Meanwhile, al-Qaeda claimed Hezbollah, backed by Iran, was responsible for the attack. Lebanese authorities claimed the death toll from twin car bombs in the northern city of Tripoli has risen to 47 with an additional 300 still in the hospital – 65 of them in critical condition.
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US National Security Advisor Susan Rice wrote on Twitter that Washington "strongly condemns" the attacks. Rice also extended condolences for "the loss of innocent life."
Both blasts hit at the hour of weekly Muslim prayers, in a city where Sunni supporters of Syria's rebels engage in frequent, often deadly, clashes with Alawites, who back Bashar Assad's regime in Syria. Washington has frequently expressed disquiet that Syria's strife could spill over and ruin Lebanon's fragile peace.
State Department deputy spokesperson Marie Harf called on all sides in Lebanon to exercise calm and restraint. "We reaffirm our firm commitment to a stable, sovereign, and independent Lebanon and support the Lebanese government's efforts to restore stability and security in the country," she said.
Arab League chief Nabil al-Arabi denounced the twin bombings, saying: “I strongly condemn the two bombings that targeted Al-Taqwa and Al-Salam mosques in Tripoli.”
He also called on all Lebanese to resort to “the language of rationality and brotherhood, in order to fend off the conspiracy to ignite strife” in Lebanon.
Iran's Foreign ministry spokesperson Abbas Araqchi was quoted on the official IRNA news agency as saying Saturday he "strongly condemned the terrorist attacks" which occurred outside two mosques during weekly Muslim prayers on Friday.
He denounced "takfiri (Sunni Muslim extremist) groups who seek to sow division to undermine Lebanese national unity and the peaceful coexistence of different communities" in the country.
The spokesperson said such people were playing into the hands of "the Zionists," in reference to Israel.
Iran is the main regional backer of the powerful Lebanese Shiite movement Hezbollah and President Bashar Assad's regime in war-torn Syria.
Outside the mosque (Photo: Reuters)
Al-Qaeda's North African branch blamed Lebanese Sh'ite Muslim militant group Hezbollah for the bombing, a US-based intelligence monitoring website reported on Saturday.
Although al-Qaeda in the Islamic Maghreb, or AQIM, is not operational in Lebanon, its statement shows a growing regional hatred against Hezbollah by radical Sunni Muslim groups and a wider, deepening sectarian divide in the Middle East.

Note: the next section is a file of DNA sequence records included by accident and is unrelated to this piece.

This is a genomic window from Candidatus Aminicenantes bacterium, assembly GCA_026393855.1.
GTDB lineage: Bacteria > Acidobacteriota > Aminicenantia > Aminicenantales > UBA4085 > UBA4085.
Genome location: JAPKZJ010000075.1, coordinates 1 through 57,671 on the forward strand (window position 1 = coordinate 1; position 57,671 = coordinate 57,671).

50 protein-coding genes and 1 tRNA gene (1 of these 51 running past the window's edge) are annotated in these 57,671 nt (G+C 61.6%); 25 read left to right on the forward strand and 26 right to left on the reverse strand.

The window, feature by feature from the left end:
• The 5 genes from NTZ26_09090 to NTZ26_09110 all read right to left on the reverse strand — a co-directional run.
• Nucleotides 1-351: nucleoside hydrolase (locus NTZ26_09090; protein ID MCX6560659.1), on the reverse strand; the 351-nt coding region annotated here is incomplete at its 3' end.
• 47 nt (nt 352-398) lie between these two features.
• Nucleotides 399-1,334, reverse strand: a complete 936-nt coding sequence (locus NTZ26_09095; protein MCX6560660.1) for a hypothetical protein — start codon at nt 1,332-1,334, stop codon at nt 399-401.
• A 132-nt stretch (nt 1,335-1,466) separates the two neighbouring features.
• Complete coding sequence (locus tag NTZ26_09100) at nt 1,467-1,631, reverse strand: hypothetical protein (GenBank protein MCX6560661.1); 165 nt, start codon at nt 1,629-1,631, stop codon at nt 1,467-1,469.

AQIM said in tweets it knew "with certainty" that the Iranian-backed Hezbollah was responsible for the attack that killed more than 42 people in Tripoli. "That vile party... should know that it will meet retribution soon," AQIM said, according to the SITE monitoring service.
Hezbollah, which was once lauded by both Sunnis and Shiites for its battles against Israel, has lost support from many Sunnis since it joined Syrian President Bashar Assad's side in his 2 1/2-year-old fight against a majority Sunni uprising.
"We know with certainty that behind this deplorable act committed against are the hands of the vile, rafidah Hezbollah, which stands side by side with Bashar Assad in Syria," the AQIM tweets said, as quoted by SITE.
The UN Secretary General Ban Ki-moon also condemned the deadly double car bombing in Lebanon and appealed for restraint in the fractured country split over the war in neighboring Syria.
"The secretary-general strongly condemns the two bomb explosions, shortly after Friday prayers, outside two mosques in the north Lebanese city of Tripoli," a UN statement said.
He went on to call on all Lebanese to "exercise restraint, to remain united, and to support their state institutions, particularly the security forces, in maintaining calm and order in Tripoli and throughout the country, and in preventing the recurrence of such destructive actions."
"The Secretary-General hopes that those responsible for such cowardly acts of violence will be brought to justice as soon as possible."
The two powerful car bombs killed 47 people and wounded hundreds in the deadliest attack since the country's 1975-1990 civil war.
The attack has further stoked fears that Syria's civil war could boil over into Lebanon, where clashes have periodically erupted between supporters and opponents of the regime in Damascus.
Friday's blast was the second to hit Lebanon in just over a week. A car bomb targeted an overwhelmingly Shiite district south of Beirut controlled by the militant group Hezbollah on Aug. 15, killing 27 people.
AFP and the Associated Press contributed to this report
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